Queen’s rival, Western University, is surpassing us in a modern and inclusive TATP. With a minimum of 20 hours of training, Western teaches their TAs fair grading practices, how to promote diversity in the classroom, lesson planning, and ways to give students feedback on written work.

If Queen’s wants to rival leaders like U of T and Western, it’s time for the University to re-examine the foundation required for enhanced learning.

Beyond TA training, there also lacks consistency and accountability in the process of TA assessment.

The biggest concern for a student to read is that “there is currently no formal standardized system for assessing TAs,” stated under the Evaluation section of part nine: Training and Evaluation.

Undergraduate students can provide their TAs with mid-term or end-of-term feedback. However, providing only end-of-term feedback leaves minimal opportunity for change in classrooms and improving TA performance. It shouldn’t be left to undergraduate students to play such a large hand in evaluating their TAs’ performance.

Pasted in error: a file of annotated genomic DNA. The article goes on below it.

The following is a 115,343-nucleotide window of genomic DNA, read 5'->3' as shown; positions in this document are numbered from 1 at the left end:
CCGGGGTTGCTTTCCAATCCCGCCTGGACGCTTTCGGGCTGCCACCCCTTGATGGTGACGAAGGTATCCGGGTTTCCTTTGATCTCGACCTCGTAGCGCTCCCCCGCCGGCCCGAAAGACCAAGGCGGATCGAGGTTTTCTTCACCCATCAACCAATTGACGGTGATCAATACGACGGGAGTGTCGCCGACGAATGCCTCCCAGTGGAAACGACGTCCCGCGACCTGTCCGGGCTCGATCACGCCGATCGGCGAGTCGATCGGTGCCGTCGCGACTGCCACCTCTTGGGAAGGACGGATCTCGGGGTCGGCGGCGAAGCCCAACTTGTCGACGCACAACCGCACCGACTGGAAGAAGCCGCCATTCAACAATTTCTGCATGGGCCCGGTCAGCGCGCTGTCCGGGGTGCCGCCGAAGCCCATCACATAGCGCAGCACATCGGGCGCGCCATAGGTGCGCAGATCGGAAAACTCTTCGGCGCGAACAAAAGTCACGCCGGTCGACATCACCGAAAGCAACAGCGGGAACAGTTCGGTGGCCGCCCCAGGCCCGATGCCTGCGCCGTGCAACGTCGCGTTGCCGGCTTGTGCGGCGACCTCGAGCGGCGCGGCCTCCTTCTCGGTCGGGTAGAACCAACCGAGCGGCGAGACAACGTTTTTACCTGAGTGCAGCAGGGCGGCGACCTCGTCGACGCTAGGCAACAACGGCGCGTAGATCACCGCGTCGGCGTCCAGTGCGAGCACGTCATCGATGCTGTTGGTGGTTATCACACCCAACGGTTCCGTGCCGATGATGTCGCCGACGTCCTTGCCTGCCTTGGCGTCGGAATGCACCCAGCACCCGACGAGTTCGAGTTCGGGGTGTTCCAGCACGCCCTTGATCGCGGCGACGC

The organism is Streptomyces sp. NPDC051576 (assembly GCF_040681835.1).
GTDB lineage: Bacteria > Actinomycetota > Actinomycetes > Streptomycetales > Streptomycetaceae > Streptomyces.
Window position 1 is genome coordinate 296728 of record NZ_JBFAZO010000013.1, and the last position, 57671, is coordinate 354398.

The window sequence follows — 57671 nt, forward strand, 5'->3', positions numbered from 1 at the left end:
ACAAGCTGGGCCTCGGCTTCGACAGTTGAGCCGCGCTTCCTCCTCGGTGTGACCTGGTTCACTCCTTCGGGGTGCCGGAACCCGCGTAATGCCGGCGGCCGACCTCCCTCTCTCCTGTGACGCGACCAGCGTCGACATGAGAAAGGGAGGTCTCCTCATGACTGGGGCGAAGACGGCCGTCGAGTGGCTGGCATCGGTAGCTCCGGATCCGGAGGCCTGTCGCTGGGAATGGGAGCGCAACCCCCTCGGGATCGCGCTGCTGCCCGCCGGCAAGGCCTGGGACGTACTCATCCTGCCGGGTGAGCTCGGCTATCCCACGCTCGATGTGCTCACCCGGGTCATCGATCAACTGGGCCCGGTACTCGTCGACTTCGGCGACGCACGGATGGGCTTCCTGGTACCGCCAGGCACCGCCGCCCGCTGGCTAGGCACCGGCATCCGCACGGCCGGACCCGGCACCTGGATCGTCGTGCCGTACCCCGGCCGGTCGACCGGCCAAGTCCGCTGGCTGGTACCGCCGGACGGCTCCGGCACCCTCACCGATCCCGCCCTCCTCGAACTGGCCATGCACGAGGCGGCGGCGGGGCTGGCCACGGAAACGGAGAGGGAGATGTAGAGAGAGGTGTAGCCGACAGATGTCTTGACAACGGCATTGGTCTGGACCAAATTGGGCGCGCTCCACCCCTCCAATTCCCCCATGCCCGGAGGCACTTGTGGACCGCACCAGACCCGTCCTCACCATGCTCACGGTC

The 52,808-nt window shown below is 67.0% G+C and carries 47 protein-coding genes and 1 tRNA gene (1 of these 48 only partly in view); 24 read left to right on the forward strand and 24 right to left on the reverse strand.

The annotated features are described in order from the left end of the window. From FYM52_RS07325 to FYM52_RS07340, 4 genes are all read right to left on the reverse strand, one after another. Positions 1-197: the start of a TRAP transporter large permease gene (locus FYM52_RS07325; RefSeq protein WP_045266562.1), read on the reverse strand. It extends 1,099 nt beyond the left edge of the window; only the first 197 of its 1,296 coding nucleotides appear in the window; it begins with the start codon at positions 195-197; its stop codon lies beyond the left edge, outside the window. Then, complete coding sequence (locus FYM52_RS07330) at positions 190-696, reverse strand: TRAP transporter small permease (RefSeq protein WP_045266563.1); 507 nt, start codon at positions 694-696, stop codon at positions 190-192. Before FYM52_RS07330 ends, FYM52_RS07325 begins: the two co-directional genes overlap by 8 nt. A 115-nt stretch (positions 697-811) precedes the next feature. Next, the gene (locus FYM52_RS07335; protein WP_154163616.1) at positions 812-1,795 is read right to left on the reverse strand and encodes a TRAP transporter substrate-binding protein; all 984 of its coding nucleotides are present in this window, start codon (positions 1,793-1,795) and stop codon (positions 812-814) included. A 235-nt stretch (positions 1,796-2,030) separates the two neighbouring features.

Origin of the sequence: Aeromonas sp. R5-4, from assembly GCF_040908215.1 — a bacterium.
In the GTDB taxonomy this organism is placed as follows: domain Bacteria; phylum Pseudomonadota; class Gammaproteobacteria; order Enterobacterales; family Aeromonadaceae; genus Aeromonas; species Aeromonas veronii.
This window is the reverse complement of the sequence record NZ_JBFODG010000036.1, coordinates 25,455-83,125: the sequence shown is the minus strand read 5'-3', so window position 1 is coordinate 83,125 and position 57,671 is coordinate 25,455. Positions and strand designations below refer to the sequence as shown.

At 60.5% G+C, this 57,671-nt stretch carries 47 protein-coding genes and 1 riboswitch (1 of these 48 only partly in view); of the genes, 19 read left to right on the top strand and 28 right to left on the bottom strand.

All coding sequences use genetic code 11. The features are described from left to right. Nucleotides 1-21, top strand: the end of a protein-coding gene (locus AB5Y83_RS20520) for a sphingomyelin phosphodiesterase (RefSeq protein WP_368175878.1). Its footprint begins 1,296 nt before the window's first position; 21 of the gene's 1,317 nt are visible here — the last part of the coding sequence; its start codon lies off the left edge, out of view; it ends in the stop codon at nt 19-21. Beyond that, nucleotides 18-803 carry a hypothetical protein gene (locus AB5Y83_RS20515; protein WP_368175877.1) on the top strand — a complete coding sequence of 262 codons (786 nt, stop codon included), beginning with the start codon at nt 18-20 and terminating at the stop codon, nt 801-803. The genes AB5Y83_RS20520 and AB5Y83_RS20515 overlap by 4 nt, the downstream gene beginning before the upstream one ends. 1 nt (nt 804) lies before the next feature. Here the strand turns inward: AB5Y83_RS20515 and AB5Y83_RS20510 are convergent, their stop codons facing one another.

The TAP states “TAs should be evaluated on their performance in each course by their course supervisors. Course supervisors should attend at least one session during a term.”

Now in my second year at Queen’s, I’ve never experienced a professor coming to evaluate a TA during a tutorial or lab session. Yet, there’s nothing explicit in the policy holding professors accountable to doing so. There’s a mere stipulation that TAs should be evaluated, leaving room for professors to be complacent in letting their TAs go astray.

The relationship between TAs and professors can be unsupportive and interdependent. Many students can agree that sometimes it feels like TAs are learning course material with us rather than teaching it to us—which could be rectified if Queen’s had a standardized system to test each TA’s knowledge of course material.

TAs themselves are still learning the ropes and benefit from feedback. Evaluation is in everyone’s benefit–students, TAs, and professors alike. Unfortunately, the formalized assessment is missing from TA policies at universities nationwide.

One support TAs do have is the Consultative Committee on Teaching Assistants, which aims to keep TA policy current and relevant.

The role of this group is to examine adjustments to the minimum graduate and undergraduate TA rates and any other issues.